All Things Considered on KCCU-HD2

Mon-Fri at 6:00 PM on HD2
Robert Siegel, Melissa Block, Audie Cornish

All Things Considered debuted on 90 public radio stations at 5:00pm on May 3, 1971.

In the 40 years since, almost everything about the program has changed, from the hosts, producers, editors and reporters to the length of the program, the equipment used and even the audience.

However there is one thing that remains the same: each show consists of the biggest stories of the day, thoughtful commentaries, insightful features on the quirky and the mainstream in arts and life, music and entertainment, all brought alive through sound.

All Things Considered is the most listened-to, afternoon drive-time, news radio program in the country. Every weekday the two-hour show is hosted by Robert Siegel, Melissa Block, and Audie Cornish. In 1977, ATC expanded to seven days a week with a one-hour show on Saturdays and Sundays.

Credit Doby Photography/NPR

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NPR Story
7:37 pm
Mon April 15, 2013

Obama: 'Make No Mistake, We Will Get To The Bottom Of This'

Originally published on Mon April 15, 2013 7:58 pm

President Obama addressed the nation after explosions at the Boston Marathon left multiple people injured on Monday.

U.S.
5:06 pm
Mon April 15, 2013

An Update On The Boston Marathon Explosions

Originally published on Mon April 15, 2013 9:02 pm

Transcript

ROBERT SIEGEL, HOST:

From NPR News, this is ALL THINGS CONSIDERED. I'm Robert Siegel.

MELISSA BLOCK, HOST:

And I'm Melissa Block. We begin this hour with the horrific story unfolding today out of Boston. Just over four hours into the Boston Marathon, two explosions ripped into a crowd of onlookers and runners not far from the finish line. Boston Police have confirmed at least two people dead, and 23 injured. Massachusetts Gov. Deval Patrick spoke just moments ago, along with the city's police commissioner, Ed Davis.

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All Tech Considered
3:50 pm
Mon April 15, 2013

Speak Up! Advertisers Want You To Talk With New Apps

Drinks columnist David Wondrich is seen on Esquire's new Talk to Esquire app, which allows users to interact with several of the magazine's columnists through voice recognition.
Screengrab via YouTube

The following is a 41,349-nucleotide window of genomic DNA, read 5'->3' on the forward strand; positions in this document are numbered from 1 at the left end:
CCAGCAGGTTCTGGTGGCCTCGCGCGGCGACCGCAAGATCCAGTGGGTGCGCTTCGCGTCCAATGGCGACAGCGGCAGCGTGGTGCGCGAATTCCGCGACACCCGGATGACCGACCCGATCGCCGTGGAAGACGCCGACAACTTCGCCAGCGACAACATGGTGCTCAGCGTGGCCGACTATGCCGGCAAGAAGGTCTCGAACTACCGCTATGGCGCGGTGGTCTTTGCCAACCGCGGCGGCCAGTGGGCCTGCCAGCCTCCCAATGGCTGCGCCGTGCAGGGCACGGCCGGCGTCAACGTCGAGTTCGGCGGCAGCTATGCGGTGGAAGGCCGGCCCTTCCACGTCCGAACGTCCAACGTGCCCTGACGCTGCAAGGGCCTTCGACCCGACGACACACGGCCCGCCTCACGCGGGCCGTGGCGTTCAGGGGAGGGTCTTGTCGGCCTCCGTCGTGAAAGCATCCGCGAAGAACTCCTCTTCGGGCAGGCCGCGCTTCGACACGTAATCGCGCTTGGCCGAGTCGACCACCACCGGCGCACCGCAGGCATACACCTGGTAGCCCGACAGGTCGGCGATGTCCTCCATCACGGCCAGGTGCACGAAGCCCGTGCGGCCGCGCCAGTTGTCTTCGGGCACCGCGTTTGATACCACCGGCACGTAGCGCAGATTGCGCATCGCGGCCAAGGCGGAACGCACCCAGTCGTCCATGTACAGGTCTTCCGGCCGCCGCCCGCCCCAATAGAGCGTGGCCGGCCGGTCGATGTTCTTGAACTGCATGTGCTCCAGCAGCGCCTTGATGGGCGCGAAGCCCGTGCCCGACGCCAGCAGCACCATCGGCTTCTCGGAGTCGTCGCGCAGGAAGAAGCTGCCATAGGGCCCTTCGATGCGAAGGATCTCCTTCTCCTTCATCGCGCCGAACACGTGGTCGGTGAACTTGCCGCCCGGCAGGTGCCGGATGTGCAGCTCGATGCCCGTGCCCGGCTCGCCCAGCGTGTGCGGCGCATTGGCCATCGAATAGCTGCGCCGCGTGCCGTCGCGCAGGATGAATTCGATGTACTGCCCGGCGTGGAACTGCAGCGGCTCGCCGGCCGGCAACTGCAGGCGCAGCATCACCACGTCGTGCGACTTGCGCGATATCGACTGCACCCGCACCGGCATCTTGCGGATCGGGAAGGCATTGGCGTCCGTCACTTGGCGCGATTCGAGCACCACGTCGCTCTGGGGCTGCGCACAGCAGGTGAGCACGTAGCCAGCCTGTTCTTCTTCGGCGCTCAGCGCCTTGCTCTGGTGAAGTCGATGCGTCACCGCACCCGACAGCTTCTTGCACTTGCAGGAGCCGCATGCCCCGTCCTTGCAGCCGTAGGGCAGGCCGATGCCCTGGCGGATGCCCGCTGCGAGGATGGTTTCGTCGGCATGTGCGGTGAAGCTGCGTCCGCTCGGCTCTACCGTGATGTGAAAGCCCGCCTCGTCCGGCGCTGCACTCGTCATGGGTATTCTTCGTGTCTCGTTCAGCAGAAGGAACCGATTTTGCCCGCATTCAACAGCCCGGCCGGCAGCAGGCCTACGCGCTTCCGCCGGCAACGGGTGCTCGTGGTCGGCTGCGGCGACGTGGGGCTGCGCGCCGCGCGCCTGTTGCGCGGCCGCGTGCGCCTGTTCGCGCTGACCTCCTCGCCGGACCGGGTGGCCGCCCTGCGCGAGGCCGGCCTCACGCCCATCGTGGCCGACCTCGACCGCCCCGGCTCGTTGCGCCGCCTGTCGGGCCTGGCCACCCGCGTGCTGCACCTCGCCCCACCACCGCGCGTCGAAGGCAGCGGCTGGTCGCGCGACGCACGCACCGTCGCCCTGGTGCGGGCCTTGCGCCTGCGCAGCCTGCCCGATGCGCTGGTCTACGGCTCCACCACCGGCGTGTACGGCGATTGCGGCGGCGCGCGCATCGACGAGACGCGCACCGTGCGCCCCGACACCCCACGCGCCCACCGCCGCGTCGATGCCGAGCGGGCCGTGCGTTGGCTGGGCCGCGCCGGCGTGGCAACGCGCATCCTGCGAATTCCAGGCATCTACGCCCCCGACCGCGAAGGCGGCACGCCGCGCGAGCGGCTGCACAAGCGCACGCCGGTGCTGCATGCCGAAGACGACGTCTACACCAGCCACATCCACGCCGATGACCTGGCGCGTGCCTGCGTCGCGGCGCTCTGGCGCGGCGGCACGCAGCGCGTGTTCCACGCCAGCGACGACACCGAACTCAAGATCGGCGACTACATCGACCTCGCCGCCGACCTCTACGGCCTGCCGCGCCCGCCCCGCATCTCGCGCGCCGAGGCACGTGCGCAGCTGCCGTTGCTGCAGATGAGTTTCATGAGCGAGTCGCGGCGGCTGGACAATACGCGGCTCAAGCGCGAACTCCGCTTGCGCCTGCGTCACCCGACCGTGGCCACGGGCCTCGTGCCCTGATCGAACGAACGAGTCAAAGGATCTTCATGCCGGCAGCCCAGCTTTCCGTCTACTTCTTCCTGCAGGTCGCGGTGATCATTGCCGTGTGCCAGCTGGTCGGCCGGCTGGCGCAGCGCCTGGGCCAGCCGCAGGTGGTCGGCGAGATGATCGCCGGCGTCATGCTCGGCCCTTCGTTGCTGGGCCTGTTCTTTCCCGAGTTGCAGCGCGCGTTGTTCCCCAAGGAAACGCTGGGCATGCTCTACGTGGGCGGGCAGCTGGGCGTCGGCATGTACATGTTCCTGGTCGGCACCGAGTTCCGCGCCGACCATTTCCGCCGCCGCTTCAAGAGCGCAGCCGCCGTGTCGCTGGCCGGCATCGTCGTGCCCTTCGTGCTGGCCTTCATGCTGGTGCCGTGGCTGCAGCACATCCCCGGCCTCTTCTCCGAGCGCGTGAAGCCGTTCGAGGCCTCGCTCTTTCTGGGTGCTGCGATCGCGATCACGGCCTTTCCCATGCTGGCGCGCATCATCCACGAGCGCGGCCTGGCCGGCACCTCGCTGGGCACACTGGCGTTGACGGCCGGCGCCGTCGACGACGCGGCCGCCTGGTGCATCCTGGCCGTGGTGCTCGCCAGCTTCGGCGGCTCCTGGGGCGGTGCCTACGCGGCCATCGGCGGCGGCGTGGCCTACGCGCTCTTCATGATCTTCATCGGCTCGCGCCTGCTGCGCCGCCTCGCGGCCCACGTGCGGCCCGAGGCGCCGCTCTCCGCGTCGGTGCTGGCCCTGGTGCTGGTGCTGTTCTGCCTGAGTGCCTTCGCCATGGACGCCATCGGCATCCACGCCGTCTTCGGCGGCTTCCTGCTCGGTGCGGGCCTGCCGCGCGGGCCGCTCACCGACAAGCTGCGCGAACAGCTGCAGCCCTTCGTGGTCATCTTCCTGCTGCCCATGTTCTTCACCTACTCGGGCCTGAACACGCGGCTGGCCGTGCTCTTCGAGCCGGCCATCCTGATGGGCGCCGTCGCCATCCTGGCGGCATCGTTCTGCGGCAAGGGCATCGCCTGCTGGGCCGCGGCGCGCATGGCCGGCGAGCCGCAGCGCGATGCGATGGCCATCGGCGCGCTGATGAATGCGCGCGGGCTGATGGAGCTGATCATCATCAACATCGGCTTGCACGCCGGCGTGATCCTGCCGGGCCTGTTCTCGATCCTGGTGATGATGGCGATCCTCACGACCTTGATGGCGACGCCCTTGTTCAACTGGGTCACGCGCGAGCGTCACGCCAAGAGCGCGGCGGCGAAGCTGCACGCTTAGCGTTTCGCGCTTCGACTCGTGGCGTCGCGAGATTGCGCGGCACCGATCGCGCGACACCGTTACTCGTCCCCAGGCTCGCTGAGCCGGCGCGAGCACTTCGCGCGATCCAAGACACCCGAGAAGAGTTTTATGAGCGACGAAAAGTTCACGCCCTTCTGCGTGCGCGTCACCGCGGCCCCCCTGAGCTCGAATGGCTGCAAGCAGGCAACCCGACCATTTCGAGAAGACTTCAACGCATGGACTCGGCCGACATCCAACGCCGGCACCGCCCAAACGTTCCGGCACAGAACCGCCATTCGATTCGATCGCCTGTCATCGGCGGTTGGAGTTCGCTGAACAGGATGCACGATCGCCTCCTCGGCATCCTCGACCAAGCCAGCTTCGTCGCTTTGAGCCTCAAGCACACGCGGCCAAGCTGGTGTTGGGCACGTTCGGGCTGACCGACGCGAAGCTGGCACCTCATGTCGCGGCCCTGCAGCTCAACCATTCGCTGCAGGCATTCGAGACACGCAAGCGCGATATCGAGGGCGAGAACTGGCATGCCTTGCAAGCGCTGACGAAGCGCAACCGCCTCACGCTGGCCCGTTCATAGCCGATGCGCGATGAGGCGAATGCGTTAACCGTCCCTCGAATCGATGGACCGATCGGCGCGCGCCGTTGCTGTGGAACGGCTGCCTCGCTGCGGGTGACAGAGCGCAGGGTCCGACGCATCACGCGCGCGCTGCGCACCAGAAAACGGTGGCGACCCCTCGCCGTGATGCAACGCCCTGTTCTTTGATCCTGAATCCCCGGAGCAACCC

Originally published on Mon April 15, 2013 9:02 pm

Imagine for a second what it would be like if you could talk to your radio, and your radio would actually listen. To get an idea of what this might be like, I downloaded an app called Talk to Esquire, from the magazine of the same name.

When I opened it, the app asked me a question: What's your favorite type of liquor? That's a little forward, but it's Esquire so I played along and told the app that I'm more of a beer drinker.

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Around the Nation
3:41 pm
Mon April 15, 2013

Exoneree Detectives Fight For Those Still Behind Bars

Dallas exonerees Christopher Scott (center) and Richard Miles, accompanied by Scott's girlfriend, Kelly Gindratt, prepare to be honored in the state Capitol in Austin, Texas, in March.
Courtesy of Jamie Meltzer Freedom Fighters Documentary

Originally published on Tue April 16, 2013 8:35 am

Christopher Scott, Johnnie Lindsey and Billy Smith drive down a desolate highway toward a prison in East Texas. They've all been there before, serving hard time — 63 years among the three of them.

But this time it's different. They're driving a Hummer. They're dressed to the nines. And they're on a mission. They aim to get an inmate out — a friend of Scott's named Jimmy O'Steen, aka Big O. But this will be a slow-motion prison break. Scott, Lindsey and Smith are all exonerated prisoners.

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Code Switch
3:26 pm
Mon April 15, 2013

Dumbfoundead: A Rising Star In A Genre In Transition

Korean American rap artist, Dumbfoundead performs at the Howard Theatre in Washington, D.C., on March 26.
Lauren Rock for NPR

Originally published on Mon April 15, 2013 9:02 pm

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